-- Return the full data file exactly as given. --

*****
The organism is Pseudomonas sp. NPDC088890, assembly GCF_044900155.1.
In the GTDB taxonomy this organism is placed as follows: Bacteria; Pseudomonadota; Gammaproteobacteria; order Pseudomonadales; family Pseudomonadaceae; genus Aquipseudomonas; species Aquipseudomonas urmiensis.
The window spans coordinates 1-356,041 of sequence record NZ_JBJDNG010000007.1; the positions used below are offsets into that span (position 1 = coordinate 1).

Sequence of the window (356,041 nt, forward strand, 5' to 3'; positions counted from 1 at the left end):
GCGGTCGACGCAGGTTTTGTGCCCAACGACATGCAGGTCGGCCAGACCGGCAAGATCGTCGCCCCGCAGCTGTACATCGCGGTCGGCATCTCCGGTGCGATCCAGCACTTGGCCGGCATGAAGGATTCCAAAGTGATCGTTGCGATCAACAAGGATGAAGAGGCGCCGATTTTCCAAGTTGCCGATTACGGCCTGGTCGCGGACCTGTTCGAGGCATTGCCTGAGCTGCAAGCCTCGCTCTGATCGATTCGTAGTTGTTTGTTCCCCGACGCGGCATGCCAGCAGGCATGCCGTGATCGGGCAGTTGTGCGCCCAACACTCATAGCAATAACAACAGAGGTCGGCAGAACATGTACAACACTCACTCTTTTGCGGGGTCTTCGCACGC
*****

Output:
The organism is Pseudomonas sp. NPDC088890, assembly GCF_044900155.1.
In the GTDB taxonomy this organism is placed as follows: Bacteria; Pseudomonadota; Gammaproteobacteria; order Pseudomonadales; family Pseudomonadaceae; genus Aquipseudomonas; species Aquipseudomonas urmiensis.
The window spans coordinates 1-356,041 of sequence record NZ_JBJDNG010000007.1; the positions used below are offsets into that span (position 1 = coordinate 1).

Sequence of the window (356,041 nt, forward strand, 5' to 3'; positions counted from 1 at the left end):
GCGGTCGACGCAGGTTTTGTGCCCAACGACATGCAGGTCGGCCAGACCGGCAAGATCGTCGCCCCGCAGCTGTACATCGCGGTCGGCATCTCCGGTGCGATCCAGCACTTGGCCGGCATGAAGGATTCCAAAGTGATCGTTGCGATCAACAAGGATGAAGAGGCGCCGATTTTCCAAGTTGCCGATTACGGCCTGGTCGCGGACCTGTTCGAGGCATTGCCTGAGCTGCAAGCCTCGCTCTGATCGATTCGTAGTTGTTTGTTCCCCGACGCGGCATGCCAGCAGGCATGCCGTGATCGGGCAGTTGTGCGCCCAACACTCATAGCAATAACAACAGAGGTCGGCAGAACATGTACAACACTCACTCTTTTGCGGGGTCTTCGCACGC